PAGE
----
Southwestern Region Viewing Area
LOCATION and PHOTOS
A view of the Inner Basin area with the San Francisco Peaks visible in the background. Photo Credit: Kate Watters.
Richardson's geranium (Geranium richardsonii) in the Inner Basin. Photo Credit: Kate Watters.
Red baneberry (Actaea rubra) in the Inner Basin. Photo Credit: Kate Watters.
Lockett Meadow / Inner Basin Trail #29
Forest: Coconino National Forest
District: Peaks Ranger District
Description: The Inner Basin Trail #29 begins at Lockett Meadow then follows a primitive road into the mountain’s now quiet Inner Basin. Trail #29 connects to the Weatherford Trail in 3.9 miles and leads into the Inner Basin on the eastern slopes of the San Francisco Peaks. The elevation range is 8,600-10,500 feet. The trail is within the Kachina Peaks Wilderness on the San Francisco Peaks. Recommended season of use is June through mid-September.
The San Francisco Peaks are actually the remains of a Pleistocene stratovolcano similar to Washington’s Mt. Saint Helens. From the Inner Basin's rims, avalanche tracks streak down the talus slopes. In 1889, C. Hart Merriam carried out an extensive biological survey of the San Francisco Peaks. Merriam and his expedition members arrived in Flagstaff on July 26, 1889. For the next two months, the scientists completed extensive fieldwork in northern Arizona. The incomparable biodiversity witnessed by Merriam and his party in this relatively small geographic area led to his first publications delineating "life zones" on a regional scale. Merriam believed that climatic gradients, especially temperature, largely determined what type of vegetative community would occur in any given location, and that these gradients were largely a function of latitude and elevation. Merriam used his work on San Francisco Mountain to extrapolate life zones for all of North America. He completed a map in 1893 delineating the major life zones of the continent. His conclusions significantly influenced early biological thought about the American west.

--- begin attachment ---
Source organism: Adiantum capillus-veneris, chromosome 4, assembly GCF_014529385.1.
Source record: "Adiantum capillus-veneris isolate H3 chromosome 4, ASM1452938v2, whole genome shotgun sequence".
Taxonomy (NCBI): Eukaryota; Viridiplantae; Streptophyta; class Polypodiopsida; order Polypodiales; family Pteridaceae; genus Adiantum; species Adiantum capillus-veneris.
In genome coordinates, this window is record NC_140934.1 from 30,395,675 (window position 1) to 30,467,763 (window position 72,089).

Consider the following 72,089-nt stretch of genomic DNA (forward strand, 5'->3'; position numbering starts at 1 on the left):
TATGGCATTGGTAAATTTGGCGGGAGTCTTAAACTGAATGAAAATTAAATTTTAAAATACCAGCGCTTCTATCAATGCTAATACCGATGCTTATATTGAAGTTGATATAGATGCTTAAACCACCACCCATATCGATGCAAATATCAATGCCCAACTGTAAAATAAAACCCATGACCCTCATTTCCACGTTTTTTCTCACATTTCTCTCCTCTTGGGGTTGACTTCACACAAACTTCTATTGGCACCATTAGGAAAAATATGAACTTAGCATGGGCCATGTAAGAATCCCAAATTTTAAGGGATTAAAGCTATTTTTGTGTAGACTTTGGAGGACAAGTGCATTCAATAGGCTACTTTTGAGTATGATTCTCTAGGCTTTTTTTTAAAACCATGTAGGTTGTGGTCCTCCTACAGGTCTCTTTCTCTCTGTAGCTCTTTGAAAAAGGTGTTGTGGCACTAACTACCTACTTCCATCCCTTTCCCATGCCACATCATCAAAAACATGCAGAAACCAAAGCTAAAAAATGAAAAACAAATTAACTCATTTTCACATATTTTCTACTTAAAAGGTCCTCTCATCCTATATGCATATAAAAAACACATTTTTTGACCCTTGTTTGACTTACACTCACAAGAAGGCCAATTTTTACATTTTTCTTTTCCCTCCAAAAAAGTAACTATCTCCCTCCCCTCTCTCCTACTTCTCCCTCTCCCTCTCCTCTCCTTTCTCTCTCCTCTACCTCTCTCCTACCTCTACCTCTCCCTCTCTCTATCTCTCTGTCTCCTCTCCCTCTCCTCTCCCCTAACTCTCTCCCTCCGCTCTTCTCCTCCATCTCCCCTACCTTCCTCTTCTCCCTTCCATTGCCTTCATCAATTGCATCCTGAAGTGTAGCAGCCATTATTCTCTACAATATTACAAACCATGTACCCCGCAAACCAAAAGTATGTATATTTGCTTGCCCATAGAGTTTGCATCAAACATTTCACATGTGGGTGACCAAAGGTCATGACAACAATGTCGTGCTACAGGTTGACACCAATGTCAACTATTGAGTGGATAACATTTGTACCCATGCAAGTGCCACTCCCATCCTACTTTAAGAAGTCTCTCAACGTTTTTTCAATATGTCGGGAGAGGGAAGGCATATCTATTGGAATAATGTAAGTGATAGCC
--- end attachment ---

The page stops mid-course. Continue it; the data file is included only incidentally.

The Inner Basin contains a luxuriant sub-alpine environment and the Inner Basin Trail passes through a variety of striking and fascinating vegetation including extensive stands of quaking aspen (Populus tremuloides), ponderosa pine (Pinus ponderosa) and Douglas fir (Pseudotsuga menziesii). Many shrubs grow in the area including willow (Salix scouleriana), gooseberry (Ribes pinetorum) and mountain snowberry (Symphoricarpos oreophilus). Delightful native wildflowers such as the silvery lupine (Lupinus argenteus), Richardson’s geranium (Geranium richardsonii), firecracker penstemon (Penstemon eatonii) mountain monardella (Monardella odoratissima), heartleaf arnica (Arnica cordifolia), and red baneberry (Actaea rubra) may be seen along the trail.
Safety First: Lockett Meadow and the Inner Basin Trail #29 are high elevation areas. As a result, inclement weather can occur at any time. Hikers should come prepared for rapid and sometimes unpredictable weather changes. Snow may be present in the late spring and early summer. Thunderstorms may form rapidly during the summer months. Access to shelters such as automobiles is limited to the Lockett Meadow area. The area is accessed by a steep, narrow mountain road, which may be closed if snow still blocks the road in the spring. The area may be closed during adverse conditions including adverse winter weather or during extreme fire danger. Visit the Coconino National Forest home page for information on current restrictions.
Directions: Drive northeast of Flagstaff on US 89 for 12 miles to FR 420 directly across from the Sunset Crater turnoff. Turn left (west) for about 1/2 mile, turn right (north) on Forest Road 552. Turn right at the Lockett Meadow sign and continue to the trailhead. This road is generally closed from late fall to early spring. Camping is available in Lockett Meadow Campground from mid-May through mid-October for $10 per night. Day use fees are $5 per vehicle. More information is available at the Lockett Meadow Campground web page.
Contact: Peaks Ranger Station, 5075 N. Highway 89, Flagstaff, Arizona 86004, (928) 526-0866; or visit the Coconino National Forest's Recreation - Peaks District web pages.
Closest Town: Flagstaff, Arizona.
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